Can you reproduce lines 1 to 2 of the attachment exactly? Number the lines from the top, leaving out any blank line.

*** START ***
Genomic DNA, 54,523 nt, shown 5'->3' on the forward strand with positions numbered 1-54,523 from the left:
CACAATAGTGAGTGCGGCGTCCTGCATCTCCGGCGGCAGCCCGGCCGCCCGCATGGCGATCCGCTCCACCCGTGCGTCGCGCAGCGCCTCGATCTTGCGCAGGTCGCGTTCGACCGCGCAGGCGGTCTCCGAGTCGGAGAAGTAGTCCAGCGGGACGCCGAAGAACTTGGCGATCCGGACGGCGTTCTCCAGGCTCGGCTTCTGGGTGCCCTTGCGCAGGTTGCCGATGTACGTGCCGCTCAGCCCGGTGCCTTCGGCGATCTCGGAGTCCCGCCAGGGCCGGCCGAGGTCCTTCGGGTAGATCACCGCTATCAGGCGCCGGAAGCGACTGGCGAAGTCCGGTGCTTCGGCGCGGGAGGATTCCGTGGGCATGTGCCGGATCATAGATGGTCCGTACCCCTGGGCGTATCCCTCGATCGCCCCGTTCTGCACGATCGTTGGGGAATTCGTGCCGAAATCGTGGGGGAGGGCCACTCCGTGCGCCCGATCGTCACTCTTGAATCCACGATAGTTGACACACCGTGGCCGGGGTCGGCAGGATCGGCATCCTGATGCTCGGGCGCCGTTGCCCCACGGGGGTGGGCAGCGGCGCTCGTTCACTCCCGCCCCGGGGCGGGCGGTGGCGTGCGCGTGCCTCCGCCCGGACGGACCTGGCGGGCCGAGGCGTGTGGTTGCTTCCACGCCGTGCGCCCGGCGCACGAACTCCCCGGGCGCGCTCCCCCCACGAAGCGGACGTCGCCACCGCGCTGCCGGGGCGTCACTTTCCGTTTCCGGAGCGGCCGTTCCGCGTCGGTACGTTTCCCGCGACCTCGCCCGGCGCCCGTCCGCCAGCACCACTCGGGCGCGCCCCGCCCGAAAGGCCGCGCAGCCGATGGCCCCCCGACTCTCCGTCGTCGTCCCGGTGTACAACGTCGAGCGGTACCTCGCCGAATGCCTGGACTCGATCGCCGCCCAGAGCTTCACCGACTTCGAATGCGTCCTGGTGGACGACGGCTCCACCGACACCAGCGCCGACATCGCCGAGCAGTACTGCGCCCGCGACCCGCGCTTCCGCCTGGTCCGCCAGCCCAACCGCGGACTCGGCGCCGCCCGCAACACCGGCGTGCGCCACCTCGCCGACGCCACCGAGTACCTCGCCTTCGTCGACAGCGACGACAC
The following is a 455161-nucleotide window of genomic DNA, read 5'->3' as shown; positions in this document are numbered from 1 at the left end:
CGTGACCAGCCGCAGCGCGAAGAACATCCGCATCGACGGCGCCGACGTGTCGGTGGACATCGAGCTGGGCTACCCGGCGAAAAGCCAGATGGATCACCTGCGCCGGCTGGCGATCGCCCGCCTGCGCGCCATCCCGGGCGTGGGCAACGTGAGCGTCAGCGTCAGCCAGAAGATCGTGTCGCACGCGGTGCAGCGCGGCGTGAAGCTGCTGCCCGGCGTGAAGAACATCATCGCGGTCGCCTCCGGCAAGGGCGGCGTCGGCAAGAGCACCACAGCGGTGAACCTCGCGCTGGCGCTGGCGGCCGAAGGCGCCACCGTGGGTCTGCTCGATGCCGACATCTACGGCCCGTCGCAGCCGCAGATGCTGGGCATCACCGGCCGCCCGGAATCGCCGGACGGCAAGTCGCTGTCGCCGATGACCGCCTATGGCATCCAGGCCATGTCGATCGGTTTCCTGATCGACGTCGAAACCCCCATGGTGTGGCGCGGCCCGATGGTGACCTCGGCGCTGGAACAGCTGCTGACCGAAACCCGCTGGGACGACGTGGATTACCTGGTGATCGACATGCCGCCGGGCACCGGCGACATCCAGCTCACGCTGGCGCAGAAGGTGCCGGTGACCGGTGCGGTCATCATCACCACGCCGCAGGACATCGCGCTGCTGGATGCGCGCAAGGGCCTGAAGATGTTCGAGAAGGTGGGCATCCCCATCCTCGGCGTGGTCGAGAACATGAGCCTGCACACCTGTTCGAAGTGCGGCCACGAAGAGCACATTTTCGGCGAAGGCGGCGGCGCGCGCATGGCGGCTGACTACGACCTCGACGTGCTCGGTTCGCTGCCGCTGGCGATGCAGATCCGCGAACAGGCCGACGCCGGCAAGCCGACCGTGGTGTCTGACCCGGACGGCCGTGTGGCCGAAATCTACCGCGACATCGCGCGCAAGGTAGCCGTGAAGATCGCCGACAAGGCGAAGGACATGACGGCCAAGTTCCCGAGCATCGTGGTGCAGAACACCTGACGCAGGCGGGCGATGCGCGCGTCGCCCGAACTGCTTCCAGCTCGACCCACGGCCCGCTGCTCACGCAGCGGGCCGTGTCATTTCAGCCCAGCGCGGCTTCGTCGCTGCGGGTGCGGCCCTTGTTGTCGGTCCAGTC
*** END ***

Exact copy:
Genomic DNA, 54,523 nt, shown 5'->3' on the forward strand with positions numbered 1-54,523 from the left:
CACAATAGTGAGTGCGGCGTCCTGCATCTCCGGCGGCAGCCCGGCCGCCCGCATGGCGATCCGCTCCACCCGTGCGTCGCGCAGCGCCTCGATCTTGCGCAGGTCGCGTTCGACCGCGCAGGCGGTCTCCGAGTCGGAGAAGTAGTCCAGCGGGACGCCGAAGAACTTGGCGATCCGGACGGCGTTCTCCAGGCTCGGCTTCTGGGTGCCCTTGCGCAGGTTGCCGATGTACGTGCCGCTCAGCCCGGTGCCTTCGGCGATCTCGGAGTCCCGCCAGGGCCGGCCGAGGTCCTTCGGGTAGATCACCGCTATCAGGCGCCGGAAGCGACTGGCGAAGTCCGGTGCTTCGGCGCGGGAGGATTCCGTGGGCATGTGCCGGATCATAGATGGTCCGTACCCCTGGGCGTATCCCTCGATCGCCCCGTTCTGCACGATCGTTGGGGAATTCGTGCCGAAATCGTGGGGGAGGGCCACTCCGTGCGCCCGATCGTCACTCTTGAATCCACGATAGTTGACACACCGTGGCCGGGGTCGGCAGGATCGGCATCCTGATGCTCGGGCGCCGTTGCCCCACGGGGGTGGGCAGCGGCGCTCGTTCACTCCCGCCCCGGGGCGGGCGGTGGCGTGCGCGTGCCTCCGCCCGGACGGACCTGGCGGGCCGAGGCGTGTGGTTGCTTCCACGCCGTGCGCCCGGCGCACGAACTCCCCGGGCGCGCTCCCCCCACGAAGCGGACGTCGCCACCGCGCTGCCGGGGCGTCACTTTCCGTTTCCGGAGCGGCCGTTCCGCGTCGGTACGTTTCCCGCGACCTCGCCCGGCGCCCGTCCGCCAGCACCACTCGGGCGCGCCCCGCCCGAAAGGCCGCGCAGCCGATGGCCCCCCGACTCTCCGTCGTCGTCCCGGTGTACAACGTCGAGCGGTACCTCGCCGAATGCCTGGACTCGATCGCCGCCCAGAGCTTCACCGACTTCGAATGCGTCCTGGTGGACGACGGCTCCACCGACACCAGCGCCGACATCGCCGAGCAGTACTGCGCCCGCGACCCGCGCTTCCGCCTGGTCCGCCAGCCCAACCGCGGACTCGGCGCCGCCCGCAACACCGGCGTGCGCCACCTCGCCGACGCCACCGAGTACCTCGCCTTCGTCGACAGCGACGACAC